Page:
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SMS Divorce Does Not Conform to the Quranic Principle of Ihsan (Kindness)
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SMS Divorce Does Not Conform to the Quranic Principle of Ihsan (Kindness)

Sisters in Islam is concerned over the recent Syariah Court ruling upholding the validity of divorce through SMS, and its possible serious implications and consequences upon marriage relationships and the basis of the family. The Qur'an in Surah al-Baqarah 2:229, states that "the parties should either hold together on equitable terms (ma'ruf) or separate with kindness, in a goodly manner (ihsan)"

It should be obvious that announcing divorce through SMS is definitely not in an ihsan manner. If an employer cannot dismiss an employee through SMS, how could the authorities allow a marriage which involves a relationship of such intimacy be dissolved in such a callous manner?

Even in classical Islamic jurisprudence, there are differences of opinion as to the proper manner of pronouncing a valid divorce. Although the majority of the fiqh ulama' (juristic scholars) were of the view that divorce may be pronounced without the presence of witnesses, there were also some ulama' who insist on the presence of just and proper witnesses based upon the opinion of the sahaba (the Prophet's Companions) and the majority of tabi'in (Successors of the Companions).

The Syariah courts in Malaysia, by allowing the validity of divorce pronounced through SMS, appear to be further extending and expanding the opinion of those ulama' who held that a pronouncement of divorce is valid even without the presence of witnesses. On the other hand, in Indonesia, the opinion of those ulama' who held that a valid divorce may only be pronounced in the presence of just witnesses has been adapted and extended in their Kompilasi Hukum Islam by ruling that a valid divorce may only take place before the court. This ruling is made on the principle of maslahah mursalah (consideration of public interests), by reasoning that only judges are eligible to be the just and proper witnesses to a valid divorce.

Because divorce is regarded as the unilateral right of the husband, the wife often faces great difficulties, and has to go through expensive and cumbersome legal proceses when she applies for divorce in cases where the husband refuses his consent to her application.

Even before the decision on the validity of SMS divorce, a common problem on the issue of divorce is the ease with which a man may divorce his wife, and the difficulties often encountered by a woman who seeks a divorce. For instance, in Aida Melly's case, it took her over seven years to obtain a divorce, even though the ta'liq provision under which she applied for divorce stipulated that she would be entitled to a divorce if her husband were to neglect her maintenance for a period of four months.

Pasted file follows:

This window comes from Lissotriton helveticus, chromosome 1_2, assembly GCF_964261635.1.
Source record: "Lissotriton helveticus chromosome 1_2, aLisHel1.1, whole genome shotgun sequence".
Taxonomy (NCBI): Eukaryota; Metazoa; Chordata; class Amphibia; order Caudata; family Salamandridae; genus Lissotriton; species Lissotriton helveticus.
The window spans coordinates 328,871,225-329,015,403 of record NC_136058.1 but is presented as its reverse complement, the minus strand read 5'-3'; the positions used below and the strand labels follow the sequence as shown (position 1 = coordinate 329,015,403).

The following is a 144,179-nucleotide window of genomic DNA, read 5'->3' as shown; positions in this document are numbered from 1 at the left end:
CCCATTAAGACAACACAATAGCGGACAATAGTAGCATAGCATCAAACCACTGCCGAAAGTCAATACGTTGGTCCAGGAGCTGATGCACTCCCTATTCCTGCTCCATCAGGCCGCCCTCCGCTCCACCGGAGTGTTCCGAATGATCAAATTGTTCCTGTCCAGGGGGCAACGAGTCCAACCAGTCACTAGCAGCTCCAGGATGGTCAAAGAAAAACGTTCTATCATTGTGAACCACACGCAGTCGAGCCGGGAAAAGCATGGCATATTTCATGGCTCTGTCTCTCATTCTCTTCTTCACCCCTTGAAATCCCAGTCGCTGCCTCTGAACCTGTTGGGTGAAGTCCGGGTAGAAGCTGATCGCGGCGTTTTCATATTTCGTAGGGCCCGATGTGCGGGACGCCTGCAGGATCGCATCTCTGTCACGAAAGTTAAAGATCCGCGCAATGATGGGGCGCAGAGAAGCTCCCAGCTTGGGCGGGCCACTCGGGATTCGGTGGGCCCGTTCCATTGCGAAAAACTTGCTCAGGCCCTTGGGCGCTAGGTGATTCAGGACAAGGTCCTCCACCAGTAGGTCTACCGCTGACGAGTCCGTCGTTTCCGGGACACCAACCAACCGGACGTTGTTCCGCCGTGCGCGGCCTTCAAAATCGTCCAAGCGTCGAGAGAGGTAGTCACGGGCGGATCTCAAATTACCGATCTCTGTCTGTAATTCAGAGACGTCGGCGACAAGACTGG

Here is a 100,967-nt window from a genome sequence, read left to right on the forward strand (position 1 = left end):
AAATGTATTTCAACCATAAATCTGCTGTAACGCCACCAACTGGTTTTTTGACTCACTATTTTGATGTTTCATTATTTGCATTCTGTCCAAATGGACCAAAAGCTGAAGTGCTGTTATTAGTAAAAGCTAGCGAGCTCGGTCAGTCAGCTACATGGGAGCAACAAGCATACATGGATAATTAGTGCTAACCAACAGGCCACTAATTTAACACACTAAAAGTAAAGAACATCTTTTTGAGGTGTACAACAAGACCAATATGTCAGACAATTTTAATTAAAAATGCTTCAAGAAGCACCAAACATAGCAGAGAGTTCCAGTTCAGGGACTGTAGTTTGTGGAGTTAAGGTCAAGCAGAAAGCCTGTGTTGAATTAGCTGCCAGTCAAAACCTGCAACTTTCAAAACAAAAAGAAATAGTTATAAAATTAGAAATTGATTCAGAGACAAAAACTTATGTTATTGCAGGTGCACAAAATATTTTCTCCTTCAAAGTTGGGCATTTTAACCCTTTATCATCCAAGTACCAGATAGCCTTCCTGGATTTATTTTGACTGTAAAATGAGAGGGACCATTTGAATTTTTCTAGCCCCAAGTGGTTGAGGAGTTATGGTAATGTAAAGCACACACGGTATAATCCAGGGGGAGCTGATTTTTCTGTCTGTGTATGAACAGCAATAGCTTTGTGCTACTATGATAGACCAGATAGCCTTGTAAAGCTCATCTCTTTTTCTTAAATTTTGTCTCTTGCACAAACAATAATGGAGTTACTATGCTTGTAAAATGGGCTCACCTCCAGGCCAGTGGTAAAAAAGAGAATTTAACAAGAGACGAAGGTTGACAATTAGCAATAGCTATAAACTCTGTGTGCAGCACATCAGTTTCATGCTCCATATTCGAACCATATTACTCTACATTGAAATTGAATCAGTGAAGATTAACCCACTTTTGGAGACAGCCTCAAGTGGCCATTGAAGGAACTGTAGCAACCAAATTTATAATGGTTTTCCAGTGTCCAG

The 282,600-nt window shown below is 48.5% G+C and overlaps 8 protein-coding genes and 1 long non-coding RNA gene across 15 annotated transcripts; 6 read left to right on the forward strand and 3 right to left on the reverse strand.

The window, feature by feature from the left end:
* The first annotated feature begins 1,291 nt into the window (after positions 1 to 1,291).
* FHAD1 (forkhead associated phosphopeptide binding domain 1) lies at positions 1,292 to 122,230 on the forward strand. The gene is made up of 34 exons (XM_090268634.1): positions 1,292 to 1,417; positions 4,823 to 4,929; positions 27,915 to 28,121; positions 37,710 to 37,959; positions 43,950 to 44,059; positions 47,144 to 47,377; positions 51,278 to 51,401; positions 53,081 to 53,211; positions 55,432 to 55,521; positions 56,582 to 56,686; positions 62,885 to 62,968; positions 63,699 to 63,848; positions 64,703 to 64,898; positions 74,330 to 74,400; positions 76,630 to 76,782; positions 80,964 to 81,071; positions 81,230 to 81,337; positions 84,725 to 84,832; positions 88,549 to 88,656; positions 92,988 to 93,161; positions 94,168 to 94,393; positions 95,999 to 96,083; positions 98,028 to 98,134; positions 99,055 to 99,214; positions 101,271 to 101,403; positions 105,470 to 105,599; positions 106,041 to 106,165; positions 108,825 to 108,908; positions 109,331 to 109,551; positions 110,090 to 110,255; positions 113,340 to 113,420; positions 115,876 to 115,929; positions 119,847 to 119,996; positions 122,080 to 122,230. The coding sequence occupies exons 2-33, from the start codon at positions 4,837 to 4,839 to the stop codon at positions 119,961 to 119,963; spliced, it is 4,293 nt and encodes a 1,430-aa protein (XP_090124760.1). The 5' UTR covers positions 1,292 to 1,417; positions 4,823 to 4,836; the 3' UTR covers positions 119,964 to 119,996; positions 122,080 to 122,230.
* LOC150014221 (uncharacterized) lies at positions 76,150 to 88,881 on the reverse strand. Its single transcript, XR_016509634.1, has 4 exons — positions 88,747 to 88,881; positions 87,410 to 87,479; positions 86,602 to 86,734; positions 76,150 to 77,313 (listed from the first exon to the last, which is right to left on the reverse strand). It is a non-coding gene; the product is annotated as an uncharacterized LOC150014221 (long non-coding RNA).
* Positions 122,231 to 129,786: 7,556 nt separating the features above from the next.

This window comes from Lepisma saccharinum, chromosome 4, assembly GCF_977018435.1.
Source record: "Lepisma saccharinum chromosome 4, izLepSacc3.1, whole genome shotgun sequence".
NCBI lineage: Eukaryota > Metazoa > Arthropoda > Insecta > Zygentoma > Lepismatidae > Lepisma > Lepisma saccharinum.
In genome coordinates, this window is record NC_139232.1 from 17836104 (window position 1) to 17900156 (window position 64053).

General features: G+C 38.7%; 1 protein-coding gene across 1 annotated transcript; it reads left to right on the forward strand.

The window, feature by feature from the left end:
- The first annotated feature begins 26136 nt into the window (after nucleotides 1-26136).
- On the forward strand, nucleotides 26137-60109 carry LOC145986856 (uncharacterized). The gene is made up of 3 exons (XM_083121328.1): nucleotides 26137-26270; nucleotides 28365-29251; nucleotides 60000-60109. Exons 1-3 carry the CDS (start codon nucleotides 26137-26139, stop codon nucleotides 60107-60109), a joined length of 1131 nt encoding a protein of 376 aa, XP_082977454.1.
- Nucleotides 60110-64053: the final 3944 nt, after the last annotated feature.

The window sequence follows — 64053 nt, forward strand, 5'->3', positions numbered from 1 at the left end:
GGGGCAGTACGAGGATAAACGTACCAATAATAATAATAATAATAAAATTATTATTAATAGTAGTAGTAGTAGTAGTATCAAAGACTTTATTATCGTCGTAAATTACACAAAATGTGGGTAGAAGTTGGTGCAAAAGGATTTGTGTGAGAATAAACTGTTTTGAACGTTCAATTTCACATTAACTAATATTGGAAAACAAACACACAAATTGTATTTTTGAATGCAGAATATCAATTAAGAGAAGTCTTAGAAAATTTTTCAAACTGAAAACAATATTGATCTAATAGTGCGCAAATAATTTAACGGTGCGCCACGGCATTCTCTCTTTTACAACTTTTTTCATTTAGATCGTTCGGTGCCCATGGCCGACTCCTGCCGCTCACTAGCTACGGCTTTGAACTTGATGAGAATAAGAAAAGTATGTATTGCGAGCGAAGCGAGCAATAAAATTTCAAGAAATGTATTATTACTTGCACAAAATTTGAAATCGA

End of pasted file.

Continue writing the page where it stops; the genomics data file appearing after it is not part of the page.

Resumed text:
Due to the difficult and lengthy proceedings in cases where the husband contest the wife's application, there are many cases where the wife would renounce her financial rights simply in order to obtain the husband's consent, even though she has valid grounds to obtain a divorce against him. In fact, the courts should be more sensitive to such situations, and should ensure that the divorce settlement is not unjust to the wife and children.

If marriage is accepted as a contract, then it should be recognised that both parties have equal rights of divorce. A unilateral right of divorce goes against the concept of a contract since the mutual agreement of both parties is required for the formation of that contract. In some of the classical Islamic jurisprudence, there is also the concept of divorce by mutual consent (mubara'at).

This concept should be promoted as the most "goodly manner" of divorce, i.e. a fair and amicable divorce agreed to by both parties. In Tunisia, for example, the Muslim Personal Law provides for divorce in three situations - by mutual consent; by application of one of the parties if he/she has a valid ground of complaint; or by application of one of the parties through the payment of compensation to the other party. If at all such speedy procedures as divorce by SMS is to be allowed, it should only be applicable to cases of divorce by mutual consent, i.e. when both husband and wife desire the divorce.

The basis for granting equal say to both husband and wife in a divorce process may be found in Surah an-Nisa' 4 : 35 which provides that: "If you fear a breach between them twain (a married couple), appoint an arbiter (hakam) from among his people and an arbiter from among her people …". Unfortunately, in our implementation of the provision regarding hakam, it has brought further difficulties on women, when wives who have clear and valid grounds for obtaining divorce are compelled to go through lengthy conciliation and arbitration proceedings, while husbands who divorce their wives without any reason or for the most trivial of excuses need not go through any such proceedings.

Islamic fiqh or juristic opinions developed over the centuries, and it is quite proper that changing circumstances and modern developments, including that of science and technology, should be taken into account. However, Sisters in Islam finds it curious that our religious authorities are so ready to accept the use of modern technology when it is to the advantage of the men, and are resistant to the application of modern science and technology when it can benefit women and children, e.g. the use of DNA testing to determine paternity.

Sisters in Islam

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